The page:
The Fall of Morphe Cosmetics

Sienna Kemp, Journalist

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Popular makeup brand, Morphe Cosmetics, has been on a rapid decline in the past few months. The main question floating around now is ‘Why?’. That’s what employees, beauty gurus, and everyday shoppers are asking and I’ve come to hopefully answer that question.

Since a little before Christmas, Morphe has been subtly closing their stores across America. Dozens of upset, betrayed, and distraught Morphe employees took to Tiktok to show the world what was happening. Some employees got a 1 week notice, others, a 1 day notice from a Zoom call. These workers were suddenly out of a job right as the year began and had no time to search for a new one. Many had kids and families that relied one this job to pay bills and buy food. These workers are what alerted the public to what was happening inside Morphe. Everyone just wanted to know why this was happening.

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Morphe originally blew up 2019-2020 with the surge of beauty influencers like Jeffree Star, Jaclyn Hill, and many more. Pre-pandemic, the beauty industry was thriving; makeup was popular and getting a lot of attention for its artistry, influencers were collab

ing with major brands and making their own lines, and teens and adults found makeup as a way to live and dress the way they wanted too. Morphe was no exception to these events and collabed with James Charles, Jaclyn Hill, Jeffree 

Star, Nikita Dragun, etc. These palettes, brushes, blushes, and glosses became quick sales for their formulas, colors, and most of all, notoriety from the big names behind them. It was all looking up and the incoming sales allowed for them to open stores worldwide. So, what happened? ‘How did they get to this point now?’

There are many alleged causes of their sudden turn up but I see one as a blaring factor, their heavy reliance on social media. Their sudden gain of attention was never from their good products. They promoted themselves through paid sponsorships with claims of being a cheap and quality alternative to M.A.C and Dior. However, honest reviews by people unsponsored by Morphe describe their poor quality when it comes to their products. So if not chasing quality and affordability, what were Morphe’s customers’ motives for buying their products? Simple. ‘This has the name of my favorite youtuber! It must be good since they are promoting it!’ There is one fault in that thinking though. That thought assumes the influencer was honest. The main push that made people turn away was the scandals caused by their ‘beloved’ youtubers. Whether it be Jeffree Star’s alleged racism or James Charles allegedly texting minors almost every influencer Morphe has worked with has had some sort of allegations and were ‘canceled’. Through all the scandals Morphe has been pressed by the media to immediately drop influencers when scandals come out or shoppers just boycott their products themselves.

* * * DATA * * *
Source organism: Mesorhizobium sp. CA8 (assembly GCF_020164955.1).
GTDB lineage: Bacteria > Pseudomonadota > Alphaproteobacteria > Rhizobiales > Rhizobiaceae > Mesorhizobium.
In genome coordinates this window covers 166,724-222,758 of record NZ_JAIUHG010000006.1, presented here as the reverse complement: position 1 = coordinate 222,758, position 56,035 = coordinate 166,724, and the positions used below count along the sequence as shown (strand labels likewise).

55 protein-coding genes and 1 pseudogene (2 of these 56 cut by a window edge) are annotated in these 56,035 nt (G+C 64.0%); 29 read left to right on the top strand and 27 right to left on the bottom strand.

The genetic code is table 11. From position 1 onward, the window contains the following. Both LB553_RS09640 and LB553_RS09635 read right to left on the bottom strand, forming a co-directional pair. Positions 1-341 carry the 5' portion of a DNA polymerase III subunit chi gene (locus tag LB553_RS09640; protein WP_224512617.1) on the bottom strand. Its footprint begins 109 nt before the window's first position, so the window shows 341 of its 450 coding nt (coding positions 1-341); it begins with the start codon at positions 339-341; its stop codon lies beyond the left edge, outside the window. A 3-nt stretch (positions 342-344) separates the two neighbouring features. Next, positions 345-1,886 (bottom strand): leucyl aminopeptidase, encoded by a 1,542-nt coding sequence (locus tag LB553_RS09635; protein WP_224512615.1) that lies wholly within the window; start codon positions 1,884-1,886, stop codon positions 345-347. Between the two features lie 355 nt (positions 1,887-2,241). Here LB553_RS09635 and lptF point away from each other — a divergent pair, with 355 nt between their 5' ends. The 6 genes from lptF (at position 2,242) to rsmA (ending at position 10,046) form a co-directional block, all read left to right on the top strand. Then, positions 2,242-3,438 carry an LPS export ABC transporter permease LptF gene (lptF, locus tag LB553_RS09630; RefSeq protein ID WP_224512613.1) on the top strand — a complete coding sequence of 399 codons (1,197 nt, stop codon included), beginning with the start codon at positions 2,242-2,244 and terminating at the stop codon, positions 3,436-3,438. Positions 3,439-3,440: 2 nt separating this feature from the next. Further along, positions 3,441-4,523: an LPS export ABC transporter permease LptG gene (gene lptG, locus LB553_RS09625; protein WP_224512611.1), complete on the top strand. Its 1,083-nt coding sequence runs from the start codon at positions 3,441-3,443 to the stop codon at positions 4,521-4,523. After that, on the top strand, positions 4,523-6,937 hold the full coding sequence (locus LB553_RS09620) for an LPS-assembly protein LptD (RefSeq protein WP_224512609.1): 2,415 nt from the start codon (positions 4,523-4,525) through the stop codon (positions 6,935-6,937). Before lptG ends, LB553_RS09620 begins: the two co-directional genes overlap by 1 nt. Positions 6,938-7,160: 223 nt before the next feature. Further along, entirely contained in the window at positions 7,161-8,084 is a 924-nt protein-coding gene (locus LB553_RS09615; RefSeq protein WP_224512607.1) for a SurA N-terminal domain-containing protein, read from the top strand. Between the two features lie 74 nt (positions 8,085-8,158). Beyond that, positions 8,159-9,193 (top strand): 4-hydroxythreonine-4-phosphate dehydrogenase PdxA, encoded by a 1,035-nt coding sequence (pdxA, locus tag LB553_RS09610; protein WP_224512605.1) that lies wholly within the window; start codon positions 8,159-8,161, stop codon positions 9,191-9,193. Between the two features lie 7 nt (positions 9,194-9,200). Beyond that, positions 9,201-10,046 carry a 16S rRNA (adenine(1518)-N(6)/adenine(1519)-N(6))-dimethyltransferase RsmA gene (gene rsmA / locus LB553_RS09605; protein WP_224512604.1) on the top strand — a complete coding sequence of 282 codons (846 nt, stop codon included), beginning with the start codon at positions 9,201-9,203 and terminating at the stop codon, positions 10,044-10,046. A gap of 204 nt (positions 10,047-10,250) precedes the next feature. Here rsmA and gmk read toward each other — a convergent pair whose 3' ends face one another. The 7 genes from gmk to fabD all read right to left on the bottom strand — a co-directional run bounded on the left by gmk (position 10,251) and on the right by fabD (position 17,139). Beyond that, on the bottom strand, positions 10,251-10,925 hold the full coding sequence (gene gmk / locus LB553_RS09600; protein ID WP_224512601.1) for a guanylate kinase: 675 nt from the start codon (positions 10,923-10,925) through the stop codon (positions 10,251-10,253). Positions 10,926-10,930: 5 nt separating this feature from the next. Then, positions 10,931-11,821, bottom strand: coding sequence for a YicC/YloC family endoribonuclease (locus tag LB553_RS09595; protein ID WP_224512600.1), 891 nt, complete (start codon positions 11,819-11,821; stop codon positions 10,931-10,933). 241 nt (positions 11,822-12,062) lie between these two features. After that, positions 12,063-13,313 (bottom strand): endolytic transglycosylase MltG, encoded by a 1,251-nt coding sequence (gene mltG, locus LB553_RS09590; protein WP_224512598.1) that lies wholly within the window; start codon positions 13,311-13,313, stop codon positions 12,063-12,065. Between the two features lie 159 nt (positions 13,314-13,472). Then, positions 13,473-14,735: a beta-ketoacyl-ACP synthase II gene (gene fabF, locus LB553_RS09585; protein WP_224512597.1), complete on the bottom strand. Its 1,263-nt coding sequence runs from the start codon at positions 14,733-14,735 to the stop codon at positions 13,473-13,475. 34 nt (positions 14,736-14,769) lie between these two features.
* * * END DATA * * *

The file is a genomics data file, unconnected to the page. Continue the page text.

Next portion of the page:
Tiktok took over the social sphere quickly with its ability to show content you want to see in quick 30 second clips, fitting younger generations’ short attention span.


Of course, there are other factors that contributed to their decline. Nearing the end and post-pandemic, there was a social shift in the beauty standards. Beauty became more focused on ‘natural beauty’ rather than makeup and the creation of the ‘clean girl’ aesthetic. There’s also the fact that they’re main platform for influencers and overall promotion, Youtube, had become outshined by Tiktok.

So…what next? Morphe still continues to be in business, just running only on their online site and select retailers.  Morphe noticed the change in social beauty and launched ‘Morphe 2’ last July. It presents itself as a more “minimal makeup” line as a way to get more sales in. However, I asked a classmate who got a blush from them for christmas and in their words it was, “…colored gel. No pigment.” I feel that describes their future in a nutshell. As of January 12th, the parent company of Morphe, Forma Brands, has declared voluntary chapter 11 bankruptcy. Essentially, they get to keep most of their assets and try to rebuild overtime and pay back their creditors overtime.